For those of you not caught up on the trend (get with the times), a subscription box is pretty much exactly as it sounds. You sign up for the business of your desire, whether it be athletic apparel, stationary, makeup, or dog treats and they deliver a customized box of goodies to your door each month. Making you happier than a kid on Christmas! We love subscription boxes for that reason.
free_dominionThe #bespokepost black box. Not too exciting. A slim wallet I was excited about until I saw it was made of cheap leather and what looks like carpet pad. A terribly dull pocket square. Hot sauce, a key loop, a $10 coupon only good if you spend over $75 ($10 gift card would be much better. I could give that to a friend, drumming up more customers). I do like the tea tree products. I already use tea tree hair and skin moisturizer, and these little bottles of shampoo and conditioner are just the right size to drop in my Norton leather dopp bag for traveling. Overall, very meh.
Difficulty of Quitting. In theory, you can cancel a subscription box at any time. However, it’s not always easy to do. McCall says the hassle of canceling is often enough to make people hold on to a service, even after they’ve lost interest in it. He compares it to a gym membership you’re no longer using: As long as the fee is low enough to make it seem like a good deal, it won’t seem worthwhile to cancel the service.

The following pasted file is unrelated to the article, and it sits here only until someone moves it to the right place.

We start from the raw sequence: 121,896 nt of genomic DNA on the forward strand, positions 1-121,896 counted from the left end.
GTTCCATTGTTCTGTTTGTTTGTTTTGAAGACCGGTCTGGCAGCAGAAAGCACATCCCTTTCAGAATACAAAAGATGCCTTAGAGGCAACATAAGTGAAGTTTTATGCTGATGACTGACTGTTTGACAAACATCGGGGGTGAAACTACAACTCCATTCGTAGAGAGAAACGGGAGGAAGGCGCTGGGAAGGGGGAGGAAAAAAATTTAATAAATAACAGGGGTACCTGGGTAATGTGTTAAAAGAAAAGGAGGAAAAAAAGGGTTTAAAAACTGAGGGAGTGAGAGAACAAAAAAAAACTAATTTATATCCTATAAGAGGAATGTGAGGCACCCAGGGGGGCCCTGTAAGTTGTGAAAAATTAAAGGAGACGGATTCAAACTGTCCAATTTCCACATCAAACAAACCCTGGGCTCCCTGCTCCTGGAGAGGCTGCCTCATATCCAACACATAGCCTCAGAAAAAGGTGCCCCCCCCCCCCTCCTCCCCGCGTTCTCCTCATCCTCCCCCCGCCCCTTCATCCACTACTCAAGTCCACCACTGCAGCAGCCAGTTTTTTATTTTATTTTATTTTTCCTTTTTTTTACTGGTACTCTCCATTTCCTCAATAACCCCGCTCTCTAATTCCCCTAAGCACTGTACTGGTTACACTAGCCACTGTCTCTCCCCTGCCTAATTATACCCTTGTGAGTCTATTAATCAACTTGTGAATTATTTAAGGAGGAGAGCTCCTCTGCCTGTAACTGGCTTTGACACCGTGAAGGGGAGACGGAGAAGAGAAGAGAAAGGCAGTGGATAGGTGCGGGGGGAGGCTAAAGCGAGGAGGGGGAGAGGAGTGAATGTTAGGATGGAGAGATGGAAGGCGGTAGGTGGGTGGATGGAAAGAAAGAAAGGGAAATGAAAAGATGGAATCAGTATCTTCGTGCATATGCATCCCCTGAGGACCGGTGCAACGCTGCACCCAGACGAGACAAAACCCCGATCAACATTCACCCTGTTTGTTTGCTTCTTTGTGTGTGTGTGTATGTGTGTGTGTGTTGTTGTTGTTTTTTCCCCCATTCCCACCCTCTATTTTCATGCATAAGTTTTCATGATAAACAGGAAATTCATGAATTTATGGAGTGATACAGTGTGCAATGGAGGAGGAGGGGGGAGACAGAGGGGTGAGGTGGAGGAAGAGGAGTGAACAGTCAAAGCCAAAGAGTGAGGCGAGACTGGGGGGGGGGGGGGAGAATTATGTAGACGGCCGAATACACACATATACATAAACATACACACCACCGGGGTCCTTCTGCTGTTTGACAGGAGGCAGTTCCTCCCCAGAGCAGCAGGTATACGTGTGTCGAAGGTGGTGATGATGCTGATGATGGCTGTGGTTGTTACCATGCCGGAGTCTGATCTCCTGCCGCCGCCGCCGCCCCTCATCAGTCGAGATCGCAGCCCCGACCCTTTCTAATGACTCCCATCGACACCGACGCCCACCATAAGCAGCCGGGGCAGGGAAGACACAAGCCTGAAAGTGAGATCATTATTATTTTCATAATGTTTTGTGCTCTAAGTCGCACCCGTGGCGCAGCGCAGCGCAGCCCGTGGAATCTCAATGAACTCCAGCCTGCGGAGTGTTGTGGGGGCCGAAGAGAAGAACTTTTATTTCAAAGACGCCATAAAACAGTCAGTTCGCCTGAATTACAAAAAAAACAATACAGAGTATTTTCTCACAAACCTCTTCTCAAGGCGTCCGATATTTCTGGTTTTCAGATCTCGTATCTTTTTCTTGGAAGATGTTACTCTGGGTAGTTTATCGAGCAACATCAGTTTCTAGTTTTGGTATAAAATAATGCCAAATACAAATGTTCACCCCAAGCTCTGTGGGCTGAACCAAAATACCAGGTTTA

Stitch Fix is a personal styling service. You tell them your style and size preferences, and they send you a package of stylish goodies to try on at home. No two Fix shipments are alike. Each one is hand-picked just for you. Keep what items you like, and return the rest in a pre-paid return mailer. The services costs $20 a month for your stylist, but that fee is deducted from any items you choose to keep.
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